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Things to see and do at Gunwalloe

Visitors in the distance on the sandy beach at Gunwalloe Church Cove, Cornwall.
Gunwalloe Church Cove, Cornwall | © National Trust Images/Hugh Mothersole

Home to one of the oldest settlements in Cornwall, Gunwalloe is steeped in history and legend. Reputedly the site of a 17th-century shipwreck, Gunwalloe’s beaches attract treasure hunters looking for silver coins. It’s also a haven for rare wildlife and sits directly on the South West Coast Path.

Gunwalloe’s beaches

There are two beaches at Gunwalloe: Church Cove and Dollar Cove. Both beaches are sandy, although there are some boulders on Dollar cove. Both have rock pools that are accessible when the tide is low, so check the tide table before arriving to make the most of your visit.

Dollar Cove

Dollar Cove takes its name from the treasure that it's been claimed is sometimes found here. In 1669, the San Salvador – a Spanish ship said to have been laden with silver dollars – was lost just offshore of this beach.

Today, the story of the San Salvador attracts treasure hunters from far and wide.

There are no lifeguards on duty at this beach and dogs are welcome all year round.

Church Cove

Church Cove is called so because of the medieval church that sites between the two coves. Weddings are common through the year and the congregation welcomes visitors.

Dogs are welcome to visit the beach during the winter months, however there’s a council-enforced dog ban between 1 July–31 August.

Lifeguards are on duty here through the school summer holidays.

Accessing the beaches

Access to the beaches and coast path is very simple from the National Trust car park at Gunwalloe. Dollar Cove is approximately 100 yards from the car park along a flat road, and Church Cove is a further 200 yards along. Please note that there’s no parking beyond the car park.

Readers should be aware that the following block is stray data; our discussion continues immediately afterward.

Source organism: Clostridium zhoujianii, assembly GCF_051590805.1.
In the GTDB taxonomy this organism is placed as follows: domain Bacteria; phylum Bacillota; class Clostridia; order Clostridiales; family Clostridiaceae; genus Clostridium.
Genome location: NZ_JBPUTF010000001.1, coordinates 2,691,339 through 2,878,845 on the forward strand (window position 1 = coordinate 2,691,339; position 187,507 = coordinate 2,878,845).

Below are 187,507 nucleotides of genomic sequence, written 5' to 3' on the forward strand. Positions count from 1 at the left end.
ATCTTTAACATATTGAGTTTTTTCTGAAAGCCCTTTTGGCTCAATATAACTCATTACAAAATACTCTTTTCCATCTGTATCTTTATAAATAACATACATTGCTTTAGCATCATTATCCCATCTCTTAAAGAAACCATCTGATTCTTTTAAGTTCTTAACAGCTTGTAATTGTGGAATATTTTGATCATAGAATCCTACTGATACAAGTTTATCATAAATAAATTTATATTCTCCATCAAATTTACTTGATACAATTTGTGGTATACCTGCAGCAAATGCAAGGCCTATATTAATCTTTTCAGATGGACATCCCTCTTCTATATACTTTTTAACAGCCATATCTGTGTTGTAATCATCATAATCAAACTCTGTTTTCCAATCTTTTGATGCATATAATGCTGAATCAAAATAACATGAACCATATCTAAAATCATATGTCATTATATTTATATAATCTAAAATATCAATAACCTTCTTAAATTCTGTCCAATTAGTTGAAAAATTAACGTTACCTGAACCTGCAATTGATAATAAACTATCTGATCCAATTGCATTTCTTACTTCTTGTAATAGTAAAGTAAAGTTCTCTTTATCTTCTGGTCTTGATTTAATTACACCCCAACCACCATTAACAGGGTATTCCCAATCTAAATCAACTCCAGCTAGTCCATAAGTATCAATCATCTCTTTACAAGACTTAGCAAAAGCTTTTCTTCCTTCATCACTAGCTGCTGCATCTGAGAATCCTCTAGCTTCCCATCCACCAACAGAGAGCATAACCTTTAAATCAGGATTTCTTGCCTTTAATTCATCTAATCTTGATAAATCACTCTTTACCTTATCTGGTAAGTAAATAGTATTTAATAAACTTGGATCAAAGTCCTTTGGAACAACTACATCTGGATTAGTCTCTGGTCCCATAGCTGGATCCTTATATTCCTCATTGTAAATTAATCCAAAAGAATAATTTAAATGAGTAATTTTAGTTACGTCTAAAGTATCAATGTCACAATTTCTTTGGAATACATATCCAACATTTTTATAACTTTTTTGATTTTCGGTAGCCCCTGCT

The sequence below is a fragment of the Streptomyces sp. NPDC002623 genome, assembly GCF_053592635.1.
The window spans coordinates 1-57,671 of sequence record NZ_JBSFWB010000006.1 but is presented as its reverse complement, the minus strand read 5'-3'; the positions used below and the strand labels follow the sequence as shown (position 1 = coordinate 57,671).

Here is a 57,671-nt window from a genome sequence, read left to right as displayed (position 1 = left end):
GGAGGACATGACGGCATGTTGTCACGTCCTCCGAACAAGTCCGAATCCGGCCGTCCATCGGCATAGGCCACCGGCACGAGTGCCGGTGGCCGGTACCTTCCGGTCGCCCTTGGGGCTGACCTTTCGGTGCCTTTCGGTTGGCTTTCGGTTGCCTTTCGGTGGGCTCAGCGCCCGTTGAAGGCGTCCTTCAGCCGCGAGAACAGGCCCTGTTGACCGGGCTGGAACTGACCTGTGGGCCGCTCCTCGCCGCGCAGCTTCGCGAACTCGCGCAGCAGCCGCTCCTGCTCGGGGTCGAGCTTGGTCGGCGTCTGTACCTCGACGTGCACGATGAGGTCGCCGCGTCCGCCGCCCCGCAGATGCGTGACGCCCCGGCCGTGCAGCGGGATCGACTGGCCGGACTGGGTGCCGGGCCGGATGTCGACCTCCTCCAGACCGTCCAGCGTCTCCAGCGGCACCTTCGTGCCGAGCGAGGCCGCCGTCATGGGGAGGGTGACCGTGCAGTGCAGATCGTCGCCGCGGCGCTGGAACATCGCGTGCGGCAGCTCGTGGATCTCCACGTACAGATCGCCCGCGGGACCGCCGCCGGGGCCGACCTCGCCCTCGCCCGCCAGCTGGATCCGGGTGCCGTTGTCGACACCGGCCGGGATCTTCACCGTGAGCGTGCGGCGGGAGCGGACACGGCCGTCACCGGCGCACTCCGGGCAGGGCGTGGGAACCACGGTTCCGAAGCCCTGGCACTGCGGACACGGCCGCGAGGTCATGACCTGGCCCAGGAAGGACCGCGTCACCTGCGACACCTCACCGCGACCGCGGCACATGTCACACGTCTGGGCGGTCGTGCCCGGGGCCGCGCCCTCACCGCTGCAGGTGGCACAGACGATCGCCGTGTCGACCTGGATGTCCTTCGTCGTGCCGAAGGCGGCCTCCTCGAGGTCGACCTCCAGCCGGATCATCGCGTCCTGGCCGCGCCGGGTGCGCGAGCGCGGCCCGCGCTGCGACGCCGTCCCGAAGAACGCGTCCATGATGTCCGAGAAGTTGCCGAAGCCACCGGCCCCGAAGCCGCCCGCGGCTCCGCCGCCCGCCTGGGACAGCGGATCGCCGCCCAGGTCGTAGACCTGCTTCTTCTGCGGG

Visitor at Gunwalloe Church Cove, Lizard Peninsula
Visitor at Gunwalloe Church Cove, Lizard Peninsula | © National Trust Images/Chris Lacey

Wildlife at Gunwalloe

The reed bed at Gunwalloe is of national importance and provides a habitat and rest stop for both local birds and visiting migrant species.

Birds sighted here include wheatears, reed buntings and the rarer and often very colourful bee-eaters.

You can keep track of local sightings at Gunwalloe and in the surrounding area here.

Archaeology at Gunwalloe

The archaeology at Gunwalloe dates to the prehistoric period. The nearby settlement of Winnianton, based around Castle Mound, is significant in that it’s thought to be one of the first settlements in Cornwall.

Walks around Gunwalloe

Gunwalloe is situated on the South West Coast Path and is almost exactly 10 miles to Lizard Point and about four miles to Porthleven.

There are shorter walks in the immediate area, including one highlighted on the the visitor information board in the car park.

Visitors walking across the beach at Gunwalloe, Cornwall, in the evening

Discover Gunwalloe

Find out how to get to Gunwalloe, where to park, the things to see and do and more.

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